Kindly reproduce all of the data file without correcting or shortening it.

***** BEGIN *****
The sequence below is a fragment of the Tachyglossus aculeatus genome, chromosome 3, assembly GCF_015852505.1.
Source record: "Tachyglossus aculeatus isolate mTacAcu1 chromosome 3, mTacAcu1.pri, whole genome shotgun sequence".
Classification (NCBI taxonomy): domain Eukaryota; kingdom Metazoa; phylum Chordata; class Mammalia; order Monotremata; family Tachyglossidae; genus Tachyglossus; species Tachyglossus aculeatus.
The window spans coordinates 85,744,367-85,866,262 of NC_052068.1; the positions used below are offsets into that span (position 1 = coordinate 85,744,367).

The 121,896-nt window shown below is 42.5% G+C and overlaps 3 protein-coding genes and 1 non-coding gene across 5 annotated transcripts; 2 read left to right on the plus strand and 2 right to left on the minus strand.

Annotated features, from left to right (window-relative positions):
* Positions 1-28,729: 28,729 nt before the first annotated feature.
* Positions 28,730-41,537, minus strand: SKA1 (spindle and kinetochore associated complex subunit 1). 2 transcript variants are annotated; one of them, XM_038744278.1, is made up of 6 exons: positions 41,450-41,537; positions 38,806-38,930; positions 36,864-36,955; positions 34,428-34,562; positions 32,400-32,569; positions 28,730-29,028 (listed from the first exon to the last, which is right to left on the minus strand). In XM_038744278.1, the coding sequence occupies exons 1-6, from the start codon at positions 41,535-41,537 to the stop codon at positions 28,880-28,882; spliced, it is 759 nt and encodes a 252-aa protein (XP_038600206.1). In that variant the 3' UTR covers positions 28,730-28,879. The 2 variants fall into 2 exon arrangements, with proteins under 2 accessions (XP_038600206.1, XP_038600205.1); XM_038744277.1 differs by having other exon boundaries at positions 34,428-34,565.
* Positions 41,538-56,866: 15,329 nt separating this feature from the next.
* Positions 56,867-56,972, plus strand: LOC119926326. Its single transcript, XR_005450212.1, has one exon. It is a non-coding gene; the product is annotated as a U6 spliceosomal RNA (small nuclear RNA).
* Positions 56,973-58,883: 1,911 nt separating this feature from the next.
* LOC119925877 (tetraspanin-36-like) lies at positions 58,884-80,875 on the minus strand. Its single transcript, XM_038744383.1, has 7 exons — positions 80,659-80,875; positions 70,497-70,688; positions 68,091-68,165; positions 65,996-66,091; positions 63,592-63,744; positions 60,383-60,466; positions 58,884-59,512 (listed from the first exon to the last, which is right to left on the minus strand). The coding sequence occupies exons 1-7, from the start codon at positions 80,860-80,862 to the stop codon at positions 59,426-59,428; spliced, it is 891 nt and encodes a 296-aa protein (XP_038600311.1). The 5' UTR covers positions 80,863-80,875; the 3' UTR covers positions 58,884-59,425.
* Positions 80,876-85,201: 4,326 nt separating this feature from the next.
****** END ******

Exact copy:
The sequence below is a fragment of the Tachyglossus aculeatus genome, chromosome 3, assembly GCF_015852505.1.
Source record: "Tachyglossus aculeatus isolate mTacAcu1 chromosome 3, mTacAcu1.pri, whole genome shotgun sequence".
Classification (NCBI taxonomy): domain Eukaryota; kingdom Metazoa; phylum Chordata; class Mammalia; order Monotremata; family Tachyglossidae; genus Tachyglossus; species Tachyglossus aculeatus.
The window spans coordinates 85,744,367-85,866,262 of NC_052068.1; the positions used below are offsets into that span (position 1 = coordinate 85,744,367).

The 121,896-nt window shown below is 42.5% G+C and overlaps 3 protein-coding genes and 1 non-coding gene across 5 annotated transcripts; 2 read left to right on the plus strand and 2 right to left on the minus strand.

Annotated features, from left to right (window-relative positions):
* Positions 1-28,729: 28,729 nt before the first annotated feature.
* Positions 28,730-41,537, minus strand: SKA1 (spindle and kinetochore associated complex subunit 1). 2 transcript variants are annotated; one of them, XM_038744278.1, is made up of 6 exons: positions 41,450-41,537; positions 38,806-38,930; positions 36,864-36,955; positions 34,428-34,562; positions 32,400-32,569; positions 28,730-29,028 (listed from the first exon to the last, which is right to left on the minus strand). In XM_038744278.1, the coding sequence occupies exons 1-6, from the start codon at positions 41,535-41,537 to the stop codon at positions 28,880-28,882; spliced, it is 759 nt and encodes a 252-aa protein (XP_038600206.1). In that variant the 3' UTR covers positions 28,730-28,879. The 2 variants fall into 2 exon arrangements, with proteins under 2 accessions (XP_038600206.1, XP_038600205.1); XM_038744277.1 differs by having other exon boundaries at positions 34,428-34,565.
* Positions 41,538-56,866: 15,329 nt separating this feature from the next.
* Positions 56,867-56,972, plus strand: LOC119926326. Its single transcript, XR_005450212.1, has one exon. It is a non-coding gene; the product is annotated as a U6 spliceosomal RNA (small nuclear RNA).
* Positions 56,973-58,883: 1,911 nt separating this feature from the next.
* LOC119925877 (tetraspanin-36-like) lies at positions 58,884-80,875 on the minus strand. Its single transcript, XM_038744383.1, has 7 exons — positions 80,659-80,875; positions 70,497-70,688; positions 68,091-68,165; positions 65,996-66,091; positions 63,592-63,744; positions 60,383-60,466; positions 58,884-59,512 (listed from the first exon to the last, which is right to left on the minus strand). The coding sequence occupies exons 1-7, from the start codon at positions 80,860-80,862 to the stop codon at positions 59,426-59,428; spliced, it is 891 nt and encodes a 296-aa protein (XP_038600311.1). The 5' UTR covers positions 80,863-80,875; the 3' UTR covers positions 58,884-59,425.
* Positions 80,876-85,201: 4,326 nt separating this feature from the next.